Faking it: Nina Camplin’s trompe l’oeil

Detail from the Pier Head frontage in Swanage

Rarely has fake been so fashionable – from fake news to fake tans, faux is determinedly à la mode. All of which causes some amusement for Poole-based trompe l’œil artist Nina Camplin, who has made the art of faking it into something positively authentic since moving to Dorset at the turn of the century.

‘Within a few months of coming here from Luton, I painted the dog in the window mural in Swanage and have since re-painted it three times – I’ve had more work from that one mural than anything else I’ve done,’ she explains on a brief walking tour of her more visible works. ‘Swanage seemed to take me to its heart and I was asked to do work at Jonathan Ross’s house as a result of the dog in the window. I’ve lost count of how many views of Old Harry Rocks I’ve painted on garden walls that don’t quite have the sea views the owners wanted.’

The work at Cauldron Barn included carrying out some stencilling that Mrs Ross, the screenwriter and producer Jane Goldman, had planned in the garden room, some hand-painted design work in the bedrooms and disguising exterior pipework to blend in with the building’s stone walls.

She has also created murals for less stellar clients including Putlake Farm, Quay Foyer in Poole, Farmer Palmer’s, Chococo and Swanage Railway, where earlier this year she re-created a vintage Strong’s Brewery poster in the engine yard on the approach to Swanage station. ‘I think they need murals like that on all their stations now,’ she laughs.

Arguably Nina’s best-known work is the mural she made with Antonia Phillips at Swanage Pier Head. First painted for Purbeck Art Weeks in 2007 as the building awaited demolition, a decade later it clings to the rendered frontage even as the old door frame re-asserts itself from behind the plaster. ‘The Pier Head mural attracted an awful lot of publicity at the time and people have really taken to it since. I don’t know if proud is the right word to describe how I feel about it, but I love the fact that people interact with it and I’m always seeing photos of it posted on Flickr and social media. It was only meant to be up for a few months, so it’s slightly strange that it’s here at all really.’

Nina works on her ‘Strong Country’ artwork at Swanage Railway

Nina and Antonia made the Pier Head mural after Nina decided she wanted to take part in Purbeck Art Weeks but didn’t want to exhibit in a traditional gallery or open studio setting. ‘I’d not long completed a Fine Art degree, which only confirmed my feelings about galleries – that they tend to exclude people and a lot of work becomes more about the concept than the actual picture. So I was looking for a way to contribute and Antonia suggested we put on an event. She knew the owner of the building and they rendered the frontage and left us to it.

‘The thing I love about murals like this is what puts a lot of artists off – I like working in public. People come up and give their suggestions or ask to be put in the work; it’s very interactive. I’m not an artist who likes to be shut up in a studio so that nobody can see what I’m making.

‘And once it’s done, it’s there for everyone. I might go back and re-touch it but I have no ownership of it once it’s finished.’

Nina’s artwork created for Valspar

The Pier Head – complete with the re-creation of Michelangelo’s ‘Creation of Adam’, made in panels as a project with Poole and East Dorset Art Society – put Nina’s work prominently in the public eye and helped secure her a major commission to paint a four-storey broken wall mural on the side of a house for a leading paint manufacturer. ‘Their PR executive was on holiday in Swanage, saw the mural, made a note of my name and called me. That was quite a job – I seem to spend a lot of time working on skylifts, which is fine except you can’t take a step back and have a look at how the piece is coming along.’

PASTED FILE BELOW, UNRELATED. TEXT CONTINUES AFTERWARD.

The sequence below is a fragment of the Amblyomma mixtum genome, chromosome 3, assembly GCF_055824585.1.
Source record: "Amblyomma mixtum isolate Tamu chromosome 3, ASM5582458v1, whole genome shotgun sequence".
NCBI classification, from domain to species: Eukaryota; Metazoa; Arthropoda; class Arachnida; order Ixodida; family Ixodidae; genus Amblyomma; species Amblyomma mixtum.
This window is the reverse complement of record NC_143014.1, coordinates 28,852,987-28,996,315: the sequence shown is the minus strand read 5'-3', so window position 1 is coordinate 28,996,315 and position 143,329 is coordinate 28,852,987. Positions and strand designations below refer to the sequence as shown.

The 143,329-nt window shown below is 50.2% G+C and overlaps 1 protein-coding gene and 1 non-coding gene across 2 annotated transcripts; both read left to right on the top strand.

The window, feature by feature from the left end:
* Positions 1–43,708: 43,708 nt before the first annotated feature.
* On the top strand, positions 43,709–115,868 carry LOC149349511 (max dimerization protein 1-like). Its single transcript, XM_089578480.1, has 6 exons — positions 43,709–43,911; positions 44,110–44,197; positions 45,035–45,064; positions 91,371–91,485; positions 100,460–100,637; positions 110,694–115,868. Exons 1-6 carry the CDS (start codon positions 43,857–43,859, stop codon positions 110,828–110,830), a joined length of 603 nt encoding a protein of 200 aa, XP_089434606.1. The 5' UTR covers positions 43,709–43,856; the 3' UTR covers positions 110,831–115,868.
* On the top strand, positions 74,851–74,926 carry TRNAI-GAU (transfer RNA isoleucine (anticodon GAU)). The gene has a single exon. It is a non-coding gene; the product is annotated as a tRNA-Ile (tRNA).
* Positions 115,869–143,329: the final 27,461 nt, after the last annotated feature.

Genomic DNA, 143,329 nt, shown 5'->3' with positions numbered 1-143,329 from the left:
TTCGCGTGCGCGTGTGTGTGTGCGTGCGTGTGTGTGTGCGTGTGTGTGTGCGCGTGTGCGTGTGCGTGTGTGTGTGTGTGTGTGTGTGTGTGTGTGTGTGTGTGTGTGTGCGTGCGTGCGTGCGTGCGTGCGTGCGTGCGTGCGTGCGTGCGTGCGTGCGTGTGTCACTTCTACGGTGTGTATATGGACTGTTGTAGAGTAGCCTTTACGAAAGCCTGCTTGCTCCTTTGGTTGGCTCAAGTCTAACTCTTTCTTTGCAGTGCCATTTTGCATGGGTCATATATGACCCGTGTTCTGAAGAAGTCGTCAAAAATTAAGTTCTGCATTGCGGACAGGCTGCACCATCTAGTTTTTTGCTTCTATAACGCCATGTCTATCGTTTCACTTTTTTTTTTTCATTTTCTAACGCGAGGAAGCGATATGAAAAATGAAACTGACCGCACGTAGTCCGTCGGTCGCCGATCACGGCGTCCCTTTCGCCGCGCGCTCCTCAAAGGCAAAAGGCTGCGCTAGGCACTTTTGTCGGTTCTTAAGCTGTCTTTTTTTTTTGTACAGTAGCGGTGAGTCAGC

In practice, Nina will map out a mural as a scale version for client approval then execute the plan using a grid system. She says she doesn’t really know how it works, only that it does. She has a feel for it, an innate sense of the art form, but when pressed reveals something of its technical side. ‘It’s about extending space that isn’t there into a false reality, so you have to know about viewing points, how to make perspective work and how to get the light right, otherwise the picture won’t work. You also have to know what paint will work on each surface. The dog in the window mural is in Gilbert Road and the acid from the steam trains wears the paint off so every five years or so I have to go back and re-paint it. When I made the mural for Swanage Railway, they paid to have a resin coat painted on that should protect it for longer.’

In recognition of the overlap between creating murals and street art, Nina embarked on a project painting images of dogs in locations across Dorset, but she doesn’t see herself as a graffiti artist. ‘I’ve studied a lot of what Banksy does, but my twist was that I always got permission before I painted on a wall. Most of the dog images have gone now, but they were like my signature works for a while.’

The exigencies of earning a living from art being what they are, Nina’s practice also encompasses pet portraits, other commission work, even face painting, but she has also started painting her own canvasses again. ‘They’re canvasses that have already been used that I buy second-hand or are given to me. I’m doing wildlife pictures but only painting on part of the canvas, then whitewashing and sanding back the original artwork to blend it in. It’s early days but I’m quite pleased with them – if I can find the right space that isn’t a gallery, I might even exhibit again.’

www.ninacamplin.com

• First published in Dorset Life – The Dorset Magazine

 

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